HHMI Grant Part 2: Professor Theodosiou on inclusive education

Avanti Khare, Sci-Tech Editor

Professor Nicole Theodosiou is an Associate Professor of Biological Sciences and the current Project Director of the HHMI Inclusive Excellence Initiative 3 (IE3). According to Professor Theodosiou, the IE3 aims to recognize the problem of diversity in STEM fields. This initiative falls in line with Union College’s existing commitment to diversity, equity, inclusion, and belonging (DEIB) work as well as the Strategic Plan. She stressed that in a traditional grant, money is given to a recipient institution with a specific purpose, such as funding programs to retain students from historically underrepresented backgrounds who are pursuing a degree in science, technology, engineering, or math subjects. In contrast, the Howard Hughes Medical Institute has grouped the 104 recipient institutions into a learning cluster. Union college is part of a learning group of 15 total schools that coordinate plans and learn from each other. Other schools in this group include large universities such as the University of Pennsylvania and Northwestern University, small schools such as Skidmore College, as well as historically black colleges and universities such as National University. This learning group exists for institutions to share resources between each other, such as feedback and ideas.

Professor Theodosiou stressed that there are two goals for the IE3 Initiative. One of which is to provide professional development and training in inclusive pedagogy for faculty. Additionally, the resources from this grant will be used to examine how policies for the promotion of faculty reflect inclusive teaching. She highlighted that part of the current work involves giving faculty the support and space to learn about inclusive pedagogy to help them design more inclusive courses and activities so that every student can succeed in STEM fields. Part of this work involves recognizing the work that faculty have to do in order to facilitate a more inclusive classroom environment, such as a consideration of commitment to inclusive teaching during promotion evaluations. Professor Theodosiou recognized that this grant would allow faculty a space to experiment with alternative forms of teaching, as comparatively few faculty do teaching assistant work at the PhD level and may consequently start their faculty positions without much formal teaching experience.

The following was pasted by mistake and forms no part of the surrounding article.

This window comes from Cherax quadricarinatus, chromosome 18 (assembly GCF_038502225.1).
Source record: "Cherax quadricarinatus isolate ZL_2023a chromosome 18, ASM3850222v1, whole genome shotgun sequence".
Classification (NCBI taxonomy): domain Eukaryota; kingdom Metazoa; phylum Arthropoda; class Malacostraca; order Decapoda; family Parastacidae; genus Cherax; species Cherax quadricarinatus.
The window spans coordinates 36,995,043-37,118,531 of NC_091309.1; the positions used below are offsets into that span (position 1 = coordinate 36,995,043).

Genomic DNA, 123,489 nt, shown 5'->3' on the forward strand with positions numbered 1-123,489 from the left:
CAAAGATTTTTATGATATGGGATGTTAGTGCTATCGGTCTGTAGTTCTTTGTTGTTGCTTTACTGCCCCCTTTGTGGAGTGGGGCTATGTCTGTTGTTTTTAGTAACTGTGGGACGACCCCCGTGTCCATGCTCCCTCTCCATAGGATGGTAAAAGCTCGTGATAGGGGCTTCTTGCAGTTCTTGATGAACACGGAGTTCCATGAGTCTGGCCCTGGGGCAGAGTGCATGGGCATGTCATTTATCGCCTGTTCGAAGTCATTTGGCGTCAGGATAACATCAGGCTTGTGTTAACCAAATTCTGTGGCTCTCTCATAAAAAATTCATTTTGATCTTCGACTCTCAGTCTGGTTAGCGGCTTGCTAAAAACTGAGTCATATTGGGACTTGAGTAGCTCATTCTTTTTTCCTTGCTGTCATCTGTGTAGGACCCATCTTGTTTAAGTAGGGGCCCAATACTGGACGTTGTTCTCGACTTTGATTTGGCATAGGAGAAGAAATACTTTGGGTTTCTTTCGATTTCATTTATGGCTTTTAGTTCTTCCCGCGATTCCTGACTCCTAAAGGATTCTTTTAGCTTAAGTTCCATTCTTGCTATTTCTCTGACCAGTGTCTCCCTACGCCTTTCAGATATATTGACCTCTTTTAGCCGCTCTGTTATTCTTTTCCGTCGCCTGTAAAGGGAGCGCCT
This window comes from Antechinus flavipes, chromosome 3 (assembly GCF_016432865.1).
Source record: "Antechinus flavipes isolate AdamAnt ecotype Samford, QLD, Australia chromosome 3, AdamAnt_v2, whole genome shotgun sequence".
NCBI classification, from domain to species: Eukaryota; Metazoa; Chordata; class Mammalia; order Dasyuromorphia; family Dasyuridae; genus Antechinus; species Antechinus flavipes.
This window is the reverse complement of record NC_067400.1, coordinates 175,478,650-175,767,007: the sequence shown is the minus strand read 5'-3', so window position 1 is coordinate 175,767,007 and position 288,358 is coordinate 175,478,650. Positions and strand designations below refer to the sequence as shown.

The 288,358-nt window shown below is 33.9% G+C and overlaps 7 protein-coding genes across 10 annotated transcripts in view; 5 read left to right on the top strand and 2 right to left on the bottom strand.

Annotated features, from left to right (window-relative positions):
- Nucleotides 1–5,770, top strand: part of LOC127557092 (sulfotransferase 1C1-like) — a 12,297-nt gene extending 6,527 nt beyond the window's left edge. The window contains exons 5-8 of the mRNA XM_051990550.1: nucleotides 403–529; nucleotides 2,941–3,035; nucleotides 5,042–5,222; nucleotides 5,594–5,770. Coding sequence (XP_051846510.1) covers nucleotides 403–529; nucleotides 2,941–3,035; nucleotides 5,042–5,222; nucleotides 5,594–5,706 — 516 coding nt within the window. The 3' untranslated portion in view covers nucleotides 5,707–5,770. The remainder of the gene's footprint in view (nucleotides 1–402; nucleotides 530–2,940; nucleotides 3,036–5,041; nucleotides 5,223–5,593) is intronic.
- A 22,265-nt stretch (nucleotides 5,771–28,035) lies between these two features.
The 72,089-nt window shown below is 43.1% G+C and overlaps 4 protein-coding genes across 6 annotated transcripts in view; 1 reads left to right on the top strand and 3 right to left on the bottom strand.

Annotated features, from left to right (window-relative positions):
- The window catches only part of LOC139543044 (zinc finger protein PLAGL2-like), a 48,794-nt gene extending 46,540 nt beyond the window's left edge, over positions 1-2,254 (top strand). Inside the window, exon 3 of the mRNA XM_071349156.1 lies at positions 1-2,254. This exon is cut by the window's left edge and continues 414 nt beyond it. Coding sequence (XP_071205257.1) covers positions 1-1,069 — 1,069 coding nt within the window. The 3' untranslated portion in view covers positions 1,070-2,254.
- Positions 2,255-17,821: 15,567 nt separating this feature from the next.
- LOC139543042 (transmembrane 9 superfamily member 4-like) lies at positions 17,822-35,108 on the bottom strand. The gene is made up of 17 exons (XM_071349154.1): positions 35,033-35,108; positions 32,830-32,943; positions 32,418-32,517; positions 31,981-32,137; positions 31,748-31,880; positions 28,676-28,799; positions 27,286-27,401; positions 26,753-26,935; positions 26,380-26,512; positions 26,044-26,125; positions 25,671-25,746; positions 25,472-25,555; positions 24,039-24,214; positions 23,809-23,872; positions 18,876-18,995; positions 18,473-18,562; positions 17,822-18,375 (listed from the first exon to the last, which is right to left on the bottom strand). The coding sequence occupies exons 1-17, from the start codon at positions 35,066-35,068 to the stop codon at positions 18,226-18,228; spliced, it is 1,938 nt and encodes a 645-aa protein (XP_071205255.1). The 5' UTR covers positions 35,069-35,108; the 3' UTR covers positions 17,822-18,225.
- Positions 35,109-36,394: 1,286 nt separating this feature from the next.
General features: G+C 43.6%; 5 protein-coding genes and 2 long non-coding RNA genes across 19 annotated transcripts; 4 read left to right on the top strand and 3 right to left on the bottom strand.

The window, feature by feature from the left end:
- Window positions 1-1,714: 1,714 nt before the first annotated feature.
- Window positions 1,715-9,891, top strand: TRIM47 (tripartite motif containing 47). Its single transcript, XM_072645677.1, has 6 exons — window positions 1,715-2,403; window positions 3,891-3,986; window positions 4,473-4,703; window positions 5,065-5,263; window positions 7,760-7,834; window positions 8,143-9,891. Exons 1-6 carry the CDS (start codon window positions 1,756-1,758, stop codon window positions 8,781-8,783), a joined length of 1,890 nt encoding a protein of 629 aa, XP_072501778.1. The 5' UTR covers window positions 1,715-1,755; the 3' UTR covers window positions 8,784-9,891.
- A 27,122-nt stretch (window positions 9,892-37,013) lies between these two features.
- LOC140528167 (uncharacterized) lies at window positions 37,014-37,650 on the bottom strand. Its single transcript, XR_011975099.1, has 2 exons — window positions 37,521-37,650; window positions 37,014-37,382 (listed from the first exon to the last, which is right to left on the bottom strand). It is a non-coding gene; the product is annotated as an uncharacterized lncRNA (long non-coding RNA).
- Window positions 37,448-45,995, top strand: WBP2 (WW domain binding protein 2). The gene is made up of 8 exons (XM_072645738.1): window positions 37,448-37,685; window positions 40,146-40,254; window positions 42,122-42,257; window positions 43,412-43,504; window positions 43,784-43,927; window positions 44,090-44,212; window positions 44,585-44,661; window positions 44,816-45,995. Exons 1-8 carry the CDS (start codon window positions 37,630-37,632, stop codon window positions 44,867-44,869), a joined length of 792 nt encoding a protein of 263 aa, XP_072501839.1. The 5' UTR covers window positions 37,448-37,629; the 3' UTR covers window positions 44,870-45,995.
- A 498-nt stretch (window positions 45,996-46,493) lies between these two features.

Union College is currently in the learning phase of the five year IE3 Initiative. Currently, Union college is in the stage of gathering information and planning. According to Professor Theodosiou, the working group is currently initiating conversations with faculty and departments using previously gathered data from student interviews about the student experience in the classroom and what is inclusive pedagogy on campus. Firstly, the group needs to work towards a common definition of inclusive pedagogy. Starting next year, groups of faculty will get together to read studies and discuss best practices in learning and teaching and try those methods in their classrooms and report back to their discussion groups.

In the future, Professor Theodosiou mentioned that the working group would like to eventually bring students into the conversation surrounding inclusive pedagogy. She envisions a program where students would be able to partner with faculty in a class and help revise assignments and give feedback on class dynamics. She stressed that ultimately the IE3 Initiative is in support of student outcomes even if the grant directly funds faculty training.